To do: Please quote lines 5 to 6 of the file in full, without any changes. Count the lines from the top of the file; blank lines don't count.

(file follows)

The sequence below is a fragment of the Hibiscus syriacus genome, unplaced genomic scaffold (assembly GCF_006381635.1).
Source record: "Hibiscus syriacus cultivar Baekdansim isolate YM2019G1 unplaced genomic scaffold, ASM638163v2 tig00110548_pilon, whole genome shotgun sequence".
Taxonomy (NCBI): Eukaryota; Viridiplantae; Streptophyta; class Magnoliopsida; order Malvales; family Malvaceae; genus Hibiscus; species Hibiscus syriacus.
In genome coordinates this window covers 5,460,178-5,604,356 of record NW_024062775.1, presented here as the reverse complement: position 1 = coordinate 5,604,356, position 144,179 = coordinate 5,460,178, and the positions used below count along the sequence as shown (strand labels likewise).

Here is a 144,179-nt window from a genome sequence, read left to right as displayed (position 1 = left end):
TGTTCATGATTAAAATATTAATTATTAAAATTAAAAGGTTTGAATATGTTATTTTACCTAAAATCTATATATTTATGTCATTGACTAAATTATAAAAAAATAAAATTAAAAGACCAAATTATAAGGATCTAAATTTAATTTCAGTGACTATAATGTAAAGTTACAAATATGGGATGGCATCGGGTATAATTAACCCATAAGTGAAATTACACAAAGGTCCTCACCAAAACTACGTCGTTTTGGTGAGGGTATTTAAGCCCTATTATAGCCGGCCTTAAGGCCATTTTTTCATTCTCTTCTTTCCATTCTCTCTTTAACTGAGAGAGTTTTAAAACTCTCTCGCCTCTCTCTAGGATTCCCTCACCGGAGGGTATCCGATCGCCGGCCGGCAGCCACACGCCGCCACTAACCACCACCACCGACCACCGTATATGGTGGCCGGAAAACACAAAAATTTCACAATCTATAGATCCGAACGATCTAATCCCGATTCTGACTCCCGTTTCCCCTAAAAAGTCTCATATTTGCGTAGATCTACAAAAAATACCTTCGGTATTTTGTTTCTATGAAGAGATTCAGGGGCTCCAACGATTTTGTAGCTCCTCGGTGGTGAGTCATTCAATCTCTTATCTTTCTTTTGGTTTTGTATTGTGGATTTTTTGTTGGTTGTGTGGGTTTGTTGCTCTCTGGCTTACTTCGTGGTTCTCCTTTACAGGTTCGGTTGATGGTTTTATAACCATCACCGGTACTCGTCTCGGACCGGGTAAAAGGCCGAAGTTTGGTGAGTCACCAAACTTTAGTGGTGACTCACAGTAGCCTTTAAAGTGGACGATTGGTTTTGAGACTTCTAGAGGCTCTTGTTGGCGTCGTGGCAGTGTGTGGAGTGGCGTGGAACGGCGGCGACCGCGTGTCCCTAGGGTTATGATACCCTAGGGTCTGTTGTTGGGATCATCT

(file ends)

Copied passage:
Here is a 144,179-nt window from a genome sequence, read left to right as displayed (position 1 = left end):
TGTTCATGATTAAAATATTAATTATTAAAATTAAAAGGTTTGAATATGTTATTTTACCTAAAATCTATATATTTATGTCATTGACTAAATTATAAAAAAATAAAATTAAAAGACCAAATTATAAGGATCTAAATTTAATTTCAGTGACTATAATGTAAAGTTACAAATATGGGATGGCATCGGGTATAATTAACCCATAAGTGAAATTACACAAAGGTCCTCACCAAAACTACGTCGTTTTGGTGAGGGTATTTAAGCCCTATTATAGCCGGCCTTAAGGCCATTTTTTCATTCTCTTCTTTCCATTCTCTCTTTAACTGAGAGAGTTTTAAAACTCTCTCGCCTCTCTCTAGGATTCCCTCACCGGAGGGTATCCGATCGCCGGCCGGCAGCCACACGCCGCCACTAACCACCACCACCGACCACCGTATATGGTGGCCGGAAAACACAAAAATTTCACAATCTATAGATCCGAACGATCTAATCCCGATTCTGACTCCCGTTTCCCCTAAAAAGTCTCATATTTGCGTAGATCTACAAAAAATACCTTCGGTATTTTGTTTCTATGAAGAGATTCAGGGGCTCCAACGATTTTGTAGCTCCTCGGTGGTGAGTCATTCAATCTCTTATCTTTCTTTTGGTTTTGTATTGTGGATTTTTTGTTGGTTGTGTGGGTTTGTTGCTCTCTGGCTTACTTCGTGGTTCTCCTTTACAGGTTCGGTTGATGGTTTTATAACCATCACCGGTACTCGTCTCGGACCGGGTAAAAGGCCGAAGTTTGGTGAGTCACCAAACTTTAGTGGTGACTCACAGTAGCCTTTAAAGTGGACGATTGGTTTTGAGACTTCTAGAGGCTCTTGTTGGCGTCGTGGCAGTGTGTGGAGTGGCGTGGAACGGCGGCGACCGCGTGTCCCTAGGGTTATGATACCCTAGGGTCTGTTGTTGGGATCATCT